Now that it’s been 30 years since “A Christmas Story” came out, I think I can tell you the real story about what went on during the filming of what’s now become a holiday favorite.
I was just a cub copywriter back in 1983, working my first job at Higbee’s Department Store in Cleveland, Ohio. And yes, that was a real store, back before all the mergers and acquisitions started (and unbeknownst to me at the time, it probably was the main reason I got my job here at Lands’ End 20+ years later).
Back in late 1982, we started to hear that there was going to be a movie filmed in Cleveland, and that part of it would be filmed in the store. Also, they wanted employees to be extras. Well, this was going to be the big break for all of us. We’d be discovered, become big Hollywood stars, live the good life. We started to hear details of what was going to go on. The store would be decorated for Christmas. There was going to be a parade scene shot in Cleveland’s Public Square – which was right outside the front door. They’d be shooting at night so that some of the modern buildings in the area wouldn’t show up.
When we heard what the story was, hardly any of us knew anything about Jean Shepherd’s novel, “In God We Trust, All Others Pay Cash” (which the script was taken from). We recognized Darren McGavin’s name, so there was some star power at least. We all got our “extra” applications in (just a formality, really, so they had your Social Security number and other payroll-type information) made our plans to become stars.
Filming took place the week of January 17. Extras reported to a “holding area” the lower level of Cleveland’s Terminal Tower, which was a fairly large concourse for the rail station the tower sat above and which Higbee’s was connected to. The first step was visiting wardrobe where we got our outfits. Mine consisted of some fairly shabby pants, a work shirt, tattered overcoat and newsboy cap. And I was told I’d have to lose my glasses when I was on set as they did not fit the era of the film. Then we were told to wait until they were ready for us.
So we sat. And sat. And sat some more. During this time, though, a few people were selected for special roles. My boss was chosen to be the Christmas queen on the float in the parade scene. And another group was picked to be in costumes of Wizard of Oz characters (scarecrow, tin man, wicked witch, etc.). What these had to do with a Christmas scene was somewhat puzzling, but hey, this was Hollywood, you know?
As we sat, occasionally a few people would get pulled out to go up to the store to shoot a scene. I don’t remember exactly what time, but it was pretty close to midnight when I got called and then spent a few minutes walking around the aisles of the main floor with a wrapped package as they shot the scene where Ralphie gets to tell Santa what he wants for Christmas. Then it was back downstairs to sit some more. Later, we heard that one of our co-workers who had been picked to be the wicked witch was given a speaking role. Man, what luck. Around 3 o’clock, they wrapped the first night’s shooting, so it was time to go home, get a couple hours sleep and be back to work the day job by 8:30.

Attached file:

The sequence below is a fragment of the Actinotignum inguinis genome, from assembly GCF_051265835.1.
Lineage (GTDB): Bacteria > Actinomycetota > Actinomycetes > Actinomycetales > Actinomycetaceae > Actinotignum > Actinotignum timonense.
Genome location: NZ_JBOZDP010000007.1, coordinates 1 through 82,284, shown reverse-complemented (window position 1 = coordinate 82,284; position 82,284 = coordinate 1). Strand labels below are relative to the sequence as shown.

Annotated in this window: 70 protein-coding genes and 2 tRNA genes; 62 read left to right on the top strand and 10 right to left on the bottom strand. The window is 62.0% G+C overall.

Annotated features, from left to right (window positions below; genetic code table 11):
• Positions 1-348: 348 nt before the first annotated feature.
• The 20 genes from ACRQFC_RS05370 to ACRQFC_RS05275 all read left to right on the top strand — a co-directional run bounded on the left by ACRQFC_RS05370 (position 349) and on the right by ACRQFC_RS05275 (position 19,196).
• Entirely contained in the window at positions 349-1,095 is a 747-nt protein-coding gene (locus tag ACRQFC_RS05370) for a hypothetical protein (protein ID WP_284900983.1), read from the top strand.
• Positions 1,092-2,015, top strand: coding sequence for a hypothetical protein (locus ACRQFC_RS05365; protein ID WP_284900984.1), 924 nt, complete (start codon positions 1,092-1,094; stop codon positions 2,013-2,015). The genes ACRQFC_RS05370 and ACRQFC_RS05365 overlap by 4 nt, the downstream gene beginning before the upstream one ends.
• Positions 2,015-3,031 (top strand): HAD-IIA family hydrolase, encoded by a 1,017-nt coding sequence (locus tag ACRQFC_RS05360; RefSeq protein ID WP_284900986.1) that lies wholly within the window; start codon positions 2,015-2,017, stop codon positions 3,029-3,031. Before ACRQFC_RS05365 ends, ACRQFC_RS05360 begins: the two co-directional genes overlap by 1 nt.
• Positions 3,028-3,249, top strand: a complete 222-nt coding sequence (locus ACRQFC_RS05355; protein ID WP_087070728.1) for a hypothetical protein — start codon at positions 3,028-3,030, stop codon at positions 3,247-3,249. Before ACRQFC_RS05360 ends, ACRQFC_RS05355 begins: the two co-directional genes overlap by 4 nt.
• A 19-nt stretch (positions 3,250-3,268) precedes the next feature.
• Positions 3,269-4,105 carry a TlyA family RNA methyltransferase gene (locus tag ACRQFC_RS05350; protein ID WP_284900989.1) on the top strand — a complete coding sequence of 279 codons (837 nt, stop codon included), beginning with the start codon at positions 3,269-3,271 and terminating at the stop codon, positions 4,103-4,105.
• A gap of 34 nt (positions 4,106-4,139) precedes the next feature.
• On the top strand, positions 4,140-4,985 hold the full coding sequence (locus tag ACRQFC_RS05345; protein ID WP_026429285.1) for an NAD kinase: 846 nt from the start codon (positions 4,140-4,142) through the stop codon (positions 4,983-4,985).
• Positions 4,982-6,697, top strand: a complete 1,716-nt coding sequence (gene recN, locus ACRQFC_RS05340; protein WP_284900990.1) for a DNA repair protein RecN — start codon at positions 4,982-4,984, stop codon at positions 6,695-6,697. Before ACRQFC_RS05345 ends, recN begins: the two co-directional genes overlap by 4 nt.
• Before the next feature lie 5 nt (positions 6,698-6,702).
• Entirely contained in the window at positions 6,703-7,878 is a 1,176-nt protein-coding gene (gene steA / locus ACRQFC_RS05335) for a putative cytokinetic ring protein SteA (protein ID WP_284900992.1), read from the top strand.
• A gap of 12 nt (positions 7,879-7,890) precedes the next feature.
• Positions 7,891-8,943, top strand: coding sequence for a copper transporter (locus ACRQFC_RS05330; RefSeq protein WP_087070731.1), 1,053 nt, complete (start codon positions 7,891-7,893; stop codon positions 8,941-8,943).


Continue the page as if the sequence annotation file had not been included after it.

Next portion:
The night they filmed the parade scene, Public Square was filled with antique cars supplied by collectors in the area, my high school marching band was chosen to play, and we were instructed to continuously walk around. There was my boss on the float as the Christmas Queen, waving to the crowd. The band played, cars drove around the Square again and again, and boy, was it cold. Filming went later that night – since this was the last night of filming in the downtown area – and I seem to recall getting back to my apartment around 4:30 or 5 a.m. And I still made it to work on time the next day.
By the time the movie came out, I had moved to Baton Rouge, LA. So I went to see the movie the weekend it opened, right before Thanksgiving. I watched closely to see if I could spot myself.
There was the store, in all its Christmas glory. There was the wicked witch (and her line); there was my ex-boss and a few other people I recognized from the store. But, alas, I wound up on the cutting room floor. At the time, I didn’t think much about it, since the film was sort of a bomb. Who would have thought it would become the classic it is now thanks to television?
And while Higbee’s is gone (and the building has been turned into a casino), it continues to live on thanks to the adventures of Ralphie and the Red Ryder bb gun.
Oh, and the story on how I got my job here at Lands’ End because of it goes like this: the guy that hired me said the one thing that stood out on my resume was that I had worked at Higbee’s, and he loves watching “A Christmas Story” every year. It was certainly a fun experience, and I’d certainly do it again, but what I really want to know, is how much that wicked witch made in residuals.
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